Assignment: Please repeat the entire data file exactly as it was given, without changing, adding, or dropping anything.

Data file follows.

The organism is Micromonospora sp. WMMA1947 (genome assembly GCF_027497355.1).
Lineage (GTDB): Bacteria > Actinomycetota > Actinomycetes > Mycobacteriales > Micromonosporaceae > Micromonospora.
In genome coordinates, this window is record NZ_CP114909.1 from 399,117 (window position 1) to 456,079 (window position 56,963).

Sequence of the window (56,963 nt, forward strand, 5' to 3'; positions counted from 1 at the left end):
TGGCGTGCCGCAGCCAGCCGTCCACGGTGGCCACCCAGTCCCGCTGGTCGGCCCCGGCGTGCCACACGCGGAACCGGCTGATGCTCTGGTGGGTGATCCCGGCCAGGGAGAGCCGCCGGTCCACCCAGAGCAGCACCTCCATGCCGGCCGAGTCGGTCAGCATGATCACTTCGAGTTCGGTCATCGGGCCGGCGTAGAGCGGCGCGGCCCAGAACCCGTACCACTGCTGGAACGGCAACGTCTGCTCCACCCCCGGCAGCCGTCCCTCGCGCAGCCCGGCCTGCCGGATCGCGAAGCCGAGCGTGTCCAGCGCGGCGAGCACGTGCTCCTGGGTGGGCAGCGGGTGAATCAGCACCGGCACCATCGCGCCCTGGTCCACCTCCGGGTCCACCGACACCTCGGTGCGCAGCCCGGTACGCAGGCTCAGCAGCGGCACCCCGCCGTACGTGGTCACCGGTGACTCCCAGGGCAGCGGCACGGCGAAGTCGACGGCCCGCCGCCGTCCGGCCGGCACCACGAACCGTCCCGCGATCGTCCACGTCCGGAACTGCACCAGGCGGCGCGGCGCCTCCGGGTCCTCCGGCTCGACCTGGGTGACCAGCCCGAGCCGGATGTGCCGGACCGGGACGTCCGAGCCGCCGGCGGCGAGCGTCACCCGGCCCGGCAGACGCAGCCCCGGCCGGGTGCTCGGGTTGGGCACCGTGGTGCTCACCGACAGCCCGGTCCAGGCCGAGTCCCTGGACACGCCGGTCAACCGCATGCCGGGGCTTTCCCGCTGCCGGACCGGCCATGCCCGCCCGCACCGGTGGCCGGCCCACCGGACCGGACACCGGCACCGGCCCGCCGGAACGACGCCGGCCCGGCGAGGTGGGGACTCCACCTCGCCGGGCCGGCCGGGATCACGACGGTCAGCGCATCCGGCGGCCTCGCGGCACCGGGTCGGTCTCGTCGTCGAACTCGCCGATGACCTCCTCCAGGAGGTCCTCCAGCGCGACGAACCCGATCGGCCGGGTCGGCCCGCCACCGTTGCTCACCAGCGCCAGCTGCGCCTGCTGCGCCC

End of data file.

The organism is Micromonospora sp. WMMA1947 (genome assembly GCF_027497355.1).
Lineage (GTDB): Bacteria > Actinomycetota > Actinomycetes > Mycobacteriales > Micromonosporaceae > Micromonospora.
In genome coordinates, this window is record NZ_CP114909.1 from 399,117 (window position 1) to 456,079 (window position 56,963).

Sequence of the window (56,963 nt, forward strand, 5' to 3'; positions counted from 1 at the left end):
TGGCGTGCCGCAGCCAGCCGTCCACGGTGGCCACCCAGTCCCGCTGGTCGGCCCCGGCGTGCCACACGCGGAACCGGCTGATGCTCTGGTGGGTGATCCCGGCCAGGGAGAGCCGCCGGTCCACCCAGAGCAGCACCTCCATGCCGGCCGAGTCGGTCAGCATGATCACTTCGAGTTCGGTCATCGGGCCGGCGTAGAGCGGCGCGGCCCAGAACCCGTACCACTGCTGGAACGGCAACGTCTGCTCCACCCCCGGCAGCCGTCCCTCGCGCAGCCCGGCCTGCCGGATCGCGAAGCCGAGCGTGTCCAGCGCGGCGAGCACGTGCTCCTGGGTGGGCAGCGGGTGAATCAGCACCGGCACCATCGCGCCCTGGTCCACCTCCGGGTCCACCGACACCTCGGTGCGCAGCCCGGTACGCAGGCTCAGCAGCGGCACCCCGCCGTACGTGGTCACCGGTGACTCCCAGGGCAGCGGCACGGCGAAGTCGACGGCCCGCCGCCGTCCGGCCGGCACCACGAACCGTCCCGCGATCGTCCACGTCCGGAACTGCACCAGGCGGCGCGGCGCCTCCGGGTCCTCCGGCTCGACCTGGGTGACCAGCCCGAGCCGGATGTGCCGGACCGGGACGTCCGAGCCGCCGGCGGCGAGCGTCACCCGGCCCGGCAGACGCAGCCCCGGCCGGGTGCTCGGGTTGGGCACCGTGGTGCTCACCGACAGCCCGGTCCAGGCCGAGTCCCTGGACACGCCGGTCAACCGCATGCCGGGGCTTTCCCGCTGCCGGACCGGCCATGCCCGCCCGCACCGGTGGCCGGCCCACCGGACCGGACACCGGCACCGGCCCGCCGGAACGACGCCGGCCCGGCGAGGTGGGGACTCCACCTCGCCGGGCCGGCCGGGATCACGACGGTCAGCGCATCCGGCGGCCTCGCGGCACCGGGTCGGTCTCGTCGTCGAACTCGCCGATGACCTCCTCCAGGAGGTCCTCCAGCGCGACGAACCCGATCGGCCGGGTCGGCCCGCCACCGTTGCTCACCAGCGCCAGCTGCGCCTGCTGCGCCC